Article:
If only you couldn’t vote

A favorite meme in Trump World argues that if it weren’t for California, Hillary Clinton would have lost the national popular vote for president, which she won by almost 3 million ballots.

Last month, after Democrats won the statewide vote for U.S. Senate, governor, Congress and State Assembly in his state, Wisconsin’s leading enemy of democracy, Assembly Speaker Robin Vos, adapted this preposterous line, telling the Milwaukee Journal Sentinel, “If you took Madison and Milwaukee out of the state election formula, we would have a clear majority — we would have all five constitutional officers, and we would probably have many more seats in the Legislature.”

Of course, it’s also true that without Waukesha, Washington and Ozaukee counties, Scott Walker would not have been elected governor in the first place.  Without Texas and Alaska, Trump would have lost the Electoral College along with the popular vote.

Pitting urban against rural, Texas against California, rips the “United” out of the United States. 

Underlying these barbs is an analytic point, however — Democrats do better in cities and college towns, Republicans in small towns and rural areas. 

Here’s another one: If white evangelical Christians were not permitted to vote (and they absolutely should enjoy every right I do), neither Donald Trump nor George W. Bush would have been elected president. 

Absent the votes of white evangelical Christians, Democrats would have prevailed in this year’s Senate races by substantial margins. According to CNN’s exit polls, the Democrat in Missouri would have won 64 percent to 34 percent; in Indiana, 59 percent to 38 percent; and  in North Dakota, 58 percent to 42 percent.

Moreover, Phil Bredesen would have won Tennessee, Beto O’Rourke would have carried Texas and Bill Nelson would have won Florida. 

We don’t have all the data required to be definitive, but it’s entirely possible that if we took white evangelical Christians out of the national election formula, there could be as few as 18 Republicans sitting in the U.S. Senate (out of 100), and two-thirds of the House could be Democrats.

Trying to score rhetorical points by excluding groups from the electorate is a dangerous game. It also suggests just how important this segment is to the GOP. 

More than 35 percent of GOP voters are white evangelical Christians. African-Americans and Hispanics combined make up a lesser share of Democratic identifiers. 

That’s particularly striking because, even in fairly recent times, these voters were not part of the Republican coalition. 

William Jennings Bryan, an economic progressive and social conservative, famous for leading the attack against teaching evolution at the Scopes trial, was the Democratic nominee for president three times.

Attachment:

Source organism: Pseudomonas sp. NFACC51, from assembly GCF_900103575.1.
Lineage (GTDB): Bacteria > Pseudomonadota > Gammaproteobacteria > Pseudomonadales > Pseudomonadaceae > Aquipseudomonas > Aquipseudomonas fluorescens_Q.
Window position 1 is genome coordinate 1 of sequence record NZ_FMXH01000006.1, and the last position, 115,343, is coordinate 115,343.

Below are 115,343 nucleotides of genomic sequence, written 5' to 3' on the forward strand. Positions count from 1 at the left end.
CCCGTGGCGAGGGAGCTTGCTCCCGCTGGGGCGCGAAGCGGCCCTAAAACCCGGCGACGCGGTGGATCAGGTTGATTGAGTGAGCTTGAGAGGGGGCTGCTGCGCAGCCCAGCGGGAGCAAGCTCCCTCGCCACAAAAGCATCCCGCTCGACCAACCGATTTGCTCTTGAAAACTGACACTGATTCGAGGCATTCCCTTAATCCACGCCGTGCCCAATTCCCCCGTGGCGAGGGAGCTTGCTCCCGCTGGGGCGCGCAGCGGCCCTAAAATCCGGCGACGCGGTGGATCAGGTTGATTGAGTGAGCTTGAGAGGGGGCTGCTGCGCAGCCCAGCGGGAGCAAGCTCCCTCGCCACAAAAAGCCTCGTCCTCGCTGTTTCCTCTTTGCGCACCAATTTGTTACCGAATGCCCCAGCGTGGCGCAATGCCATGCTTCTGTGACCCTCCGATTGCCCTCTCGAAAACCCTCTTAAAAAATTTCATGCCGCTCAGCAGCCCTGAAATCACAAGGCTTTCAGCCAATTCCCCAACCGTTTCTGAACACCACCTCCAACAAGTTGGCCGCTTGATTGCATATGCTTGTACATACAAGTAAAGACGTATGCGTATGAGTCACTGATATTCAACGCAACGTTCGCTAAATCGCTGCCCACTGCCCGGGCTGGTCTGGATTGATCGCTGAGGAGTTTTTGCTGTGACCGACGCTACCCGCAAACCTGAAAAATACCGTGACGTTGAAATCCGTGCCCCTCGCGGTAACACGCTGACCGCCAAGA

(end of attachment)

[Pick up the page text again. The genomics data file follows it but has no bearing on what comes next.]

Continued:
Another Democrat, Jimmy Carter, was only the second self-proclaimed evangelical Christian to run for president. Bryan was first.  

When Carter first ran, in 1976, he split the white evangelical vote evenly with Gerald Ford. 

That same year, polls showed Republicans were more pro-choice than Democrats, the chair of the RNC was an outspoken choice advocate, as was first lady Betty Ford who labeled Roe v. Wade, “a great, great decision.” 

Most delegates to the Republican National Convention were not pro-life. That included then-Vice President Nelson Rockefeller who led the fight to liberalize abortion laws as New York’s governor. 

Nonetheless, that year, Republicans saw a chance to split northern Catholics from the Democratic base, using abortion as a wedge issue. So, in what they regarded as a temporary political expedient, the GOP adopted a strong pro-life platform for the first time.

It wasn’t quite enough to overcome Watergate and Ford’s pardon of Nixon, but it opened the doors of the GOP to white evangelicals. 

By 1980, Ronald Reagan, who had signed the most liberal abortion law in the country as governor of California, had become pro-life and picked up more than 60 percent of the white evangelical vote. 

From then on, the GOP increasingly became the party of white evangelicals. Despite his earlier pro-choice stand, marital infidelities and disgusting behavior, President Trump captured more than 80 percent of the white evangelical vote. 

Even musing about disenfranchising a group of citizens is dangerous. But the underlying data can reveal dramatic changes in party coalitions.

Mellman is president of The Mellman Group and has helped elect 30 U.S. senators, 12 Governors and dozens of House members. Mellman served as pollster to Senate Democratic leaders for more than 20 years and as president of the American Association of Political Consultants.

Whether winning for you means getting more votes than your opponent, selling more product, changing public policy, raising more money or generating more activism, The Mellman Group transforms data into winning strategies.